All set for the first step of humanity’s return to the Moon. The Artemis I mission will take off this Monday from the Kennedy Space Center in Florida (USA), starting at 8:33 a.m. (2:33 p.m., Spanish peninsular time), according to NASA forecasts. The countdown is being lived dramatically, after detecting a hydrogen leak, considered “acceptable”, and a crack between the liquid oxygen and liquid hydrogen tanks. For 42 days, the Orion spacecraft will make a round trip to the Moon with three mannequins on board, as a dress rehearsal for the future missions Artemis II, which will repeat a similar journey with four astronauts in 2024, and Artemis III, which it will land on the satellite in 2025 at the earliest. NASA’s stated goal is for “the first woman and the first non-white person” to walk on the Moon.
Artemis I will take off from the mythical launch pad 39B, launched on May 18, 1969 with the Apollo 10 mission, which orbited the Moon without landing. NASA is going to test this Monday the Space Launch System (SLS), the most powerful rocket ever built, according to the Spanish aeronautical engineer Pedro José Herráiz, who is participating in the mission within the European Space Agency (ESA). The set formed by the launch vehicle and the Orion ship reaches 98 meters in height, five more than the Statue of Liberty. “To see a rocket of this size again, and with these intentions of returning to the Moon, on launch pad 39B is impressive. It is something that has not been seen for 50 years”, explains Herráiz with emotion.
NASA is in charge of the Artemis Program, named after the twin sister of the god Apollo in Greek mythology. The European agency has been in charge of the service module, an essential piece, since it will supply oxygen, water and electricity to the astronauts of future missions, as well as propel the manned capsule and control its temperature. It is the first time that NASA has entrusted the ESA with a “critical” part of a mission, according to Herráiz. “None of the first three missions is going to be the same. In Artemis I, as there is no crew and we are going to try things, the profile is going to be more risky than in the next one, which is manned”, details the Spanish engineer.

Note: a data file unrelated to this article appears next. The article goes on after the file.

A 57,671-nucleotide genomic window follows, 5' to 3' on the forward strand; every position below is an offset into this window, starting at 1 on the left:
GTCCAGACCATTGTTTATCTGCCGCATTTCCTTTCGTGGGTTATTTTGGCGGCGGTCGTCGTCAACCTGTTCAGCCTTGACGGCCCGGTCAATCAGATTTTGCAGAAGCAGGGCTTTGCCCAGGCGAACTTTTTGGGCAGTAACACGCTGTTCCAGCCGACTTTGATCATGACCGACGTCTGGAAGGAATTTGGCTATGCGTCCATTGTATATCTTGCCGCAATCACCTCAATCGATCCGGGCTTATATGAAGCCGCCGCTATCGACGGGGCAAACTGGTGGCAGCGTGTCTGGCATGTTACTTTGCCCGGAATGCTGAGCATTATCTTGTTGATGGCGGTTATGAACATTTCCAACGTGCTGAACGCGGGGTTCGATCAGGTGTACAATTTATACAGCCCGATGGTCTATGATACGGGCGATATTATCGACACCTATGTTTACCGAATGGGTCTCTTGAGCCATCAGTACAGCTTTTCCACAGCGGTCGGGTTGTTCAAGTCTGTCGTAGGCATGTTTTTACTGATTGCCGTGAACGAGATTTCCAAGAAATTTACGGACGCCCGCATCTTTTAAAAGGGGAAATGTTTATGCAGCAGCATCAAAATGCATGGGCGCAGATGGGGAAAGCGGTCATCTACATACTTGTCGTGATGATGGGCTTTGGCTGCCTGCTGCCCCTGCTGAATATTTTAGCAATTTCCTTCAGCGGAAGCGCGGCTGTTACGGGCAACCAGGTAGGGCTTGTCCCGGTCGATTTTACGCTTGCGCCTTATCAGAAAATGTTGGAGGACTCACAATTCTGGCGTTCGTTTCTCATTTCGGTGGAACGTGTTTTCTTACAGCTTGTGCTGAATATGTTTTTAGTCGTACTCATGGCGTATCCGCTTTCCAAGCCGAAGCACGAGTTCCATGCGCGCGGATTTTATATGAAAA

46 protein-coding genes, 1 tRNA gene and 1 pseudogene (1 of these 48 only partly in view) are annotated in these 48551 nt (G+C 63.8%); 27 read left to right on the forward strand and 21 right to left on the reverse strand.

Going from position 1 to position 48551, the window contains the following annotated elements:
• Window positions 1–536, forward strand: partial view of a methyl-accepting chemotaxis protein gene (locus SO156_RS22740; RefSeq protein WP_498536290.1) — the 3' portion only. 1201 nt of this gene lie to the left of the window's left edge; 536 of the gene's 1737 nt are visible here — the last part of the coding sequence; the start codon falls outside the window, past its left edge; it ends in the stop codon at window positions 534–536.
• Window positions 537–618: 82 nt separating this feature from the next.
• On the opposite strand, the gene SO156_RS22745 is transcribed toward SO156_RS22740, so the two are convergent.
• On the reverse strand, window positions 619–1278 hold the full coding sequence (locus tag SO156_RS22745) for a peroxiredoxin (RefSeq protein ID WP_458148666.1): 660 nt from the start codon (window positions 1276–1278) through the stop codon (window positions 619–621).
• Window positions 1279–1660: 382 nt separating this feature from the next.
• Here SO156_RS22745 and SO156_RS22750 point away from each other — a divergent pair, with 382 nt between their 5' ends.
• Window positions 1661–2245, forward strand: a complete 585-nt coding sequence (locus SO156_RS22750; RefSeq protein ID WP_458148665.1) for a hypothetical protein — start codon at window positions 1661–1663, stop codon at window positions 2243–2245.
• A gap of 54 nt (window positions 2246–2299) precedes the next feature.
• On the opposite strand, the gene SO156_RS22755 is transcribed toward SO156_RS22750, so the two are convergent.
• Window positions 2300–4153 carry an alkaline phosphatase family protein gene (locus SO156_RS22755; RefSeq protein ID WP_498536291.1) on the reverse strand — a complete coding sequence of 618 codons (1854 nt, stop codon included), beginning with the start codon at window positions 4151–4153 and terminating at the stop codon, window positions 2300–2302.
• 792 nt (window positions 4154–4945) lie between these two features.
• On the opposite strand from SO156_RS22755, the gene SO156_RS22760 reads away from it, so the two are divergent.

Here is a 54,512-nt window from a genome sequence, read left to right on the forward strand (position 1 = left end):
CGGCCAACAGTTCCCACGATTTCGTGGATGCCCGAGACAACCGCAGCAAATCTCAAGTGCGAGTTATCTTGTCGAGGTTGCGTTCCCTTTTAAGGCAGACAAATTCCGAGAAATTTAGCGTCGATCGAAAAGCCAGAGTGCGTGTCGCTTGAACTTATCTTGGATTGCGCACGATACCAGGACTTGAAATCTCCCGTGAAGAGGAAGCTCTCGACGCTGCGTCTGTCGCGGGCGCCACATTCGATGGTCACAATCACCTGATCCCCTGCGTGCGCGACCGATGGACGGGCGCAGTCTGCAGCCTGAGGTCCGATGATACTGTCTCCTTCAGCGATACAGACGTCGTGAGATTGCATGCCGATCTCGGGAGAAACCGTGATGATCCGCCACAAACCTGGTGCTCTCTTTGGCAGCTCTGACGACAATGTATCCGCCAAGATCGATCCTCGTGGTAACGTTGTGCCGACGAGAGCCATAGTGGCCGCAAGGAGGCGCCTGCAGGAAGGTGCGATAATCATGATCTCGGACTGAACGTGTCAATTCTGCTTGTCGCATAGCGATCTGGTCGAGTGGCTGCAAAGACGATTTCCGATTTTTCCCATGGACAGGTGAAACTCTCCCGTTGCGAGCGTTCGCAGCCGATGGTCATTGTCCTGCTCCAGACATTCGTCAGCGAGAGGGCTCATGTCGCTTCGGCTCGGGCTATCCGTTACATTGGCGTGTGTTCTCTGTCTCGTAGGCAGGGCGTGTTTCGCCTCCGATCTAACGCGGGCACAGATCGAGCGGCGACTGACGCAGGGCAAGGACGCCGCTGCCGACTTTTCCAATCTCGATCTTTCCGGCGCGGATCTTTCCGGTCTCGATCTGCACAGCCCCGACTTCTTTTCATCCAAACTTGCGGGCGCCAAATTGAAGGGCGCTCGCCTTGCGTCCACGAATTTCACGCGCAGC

“Since there is no crew and we are going to try things, the profile is going to be more risky”
Pedro José Herráiz, ESA engineer
The last person to set foot on the Moon was astronaut Gene Cernan, on December 13, 1972. NASA’s Apollo Program recruited 770 men in a first call, who met the required requirements: be American, be under 34 years old, measure less than 1.83 meters, be a pilot with more than 1,500 flight hours and, in addition, be an engineer or physicist. One of them, Walter Cunningham, reflected on this team in his book The All-American Boys, published in 1977. “It was hard to ignore what we had so visibly in common: we were all white, Anglo-Saxon, and Protestant, except for a handful of Americans. Catholics,” wrote Cunningham, who participated in the Apollo 7 mission.
Twelve white men walked on the lunar surface between 1969 and 1972. The day before the launch of the Apollo 11 mission, in which Neil Armstrong and Buzz Aldrin walked on the Moon, hundreds of activists protested outside the Kennedy Space Center. At the head was the Reverend Ralph Abernathy, successor to the assassinated Martin Luther King at the head of the movement for the civil rights of black people. For Abernathy, it didn’t make sense to spend so much money going to the Moon when a fifth of the US population lived in poverty. The Apollo Program cost about 25,000 million dollars at the time, equivalent to about 150,000 million today.
With the Artemis Program, NASA wants to pay off that debt to the diversity of the United States and the rest of humanity. The first American astronaut was Sally Ride, who flew into space in 1983, the same year as NASA’s first black astronaut, Guion Bluford. Ride and Bluford did not go beyond Earth’s orbit. The US space agency repeats over and over again that the Artemis Program will allow “the first woman and the first non-white person” to walk on the Moon.
A Spanish aerospace engineer, Eduardo García Llama, directs the Orion spacecraft’s guidance and control system from NASA’s Johnson Space Center in Houston. On the chest of his uniform he has added, embroidered, the Latin words Non Sufficit Orbis, the motto of Felipe II, king of Spain in the second half of the 16th century. It means: “The world is not enough”.
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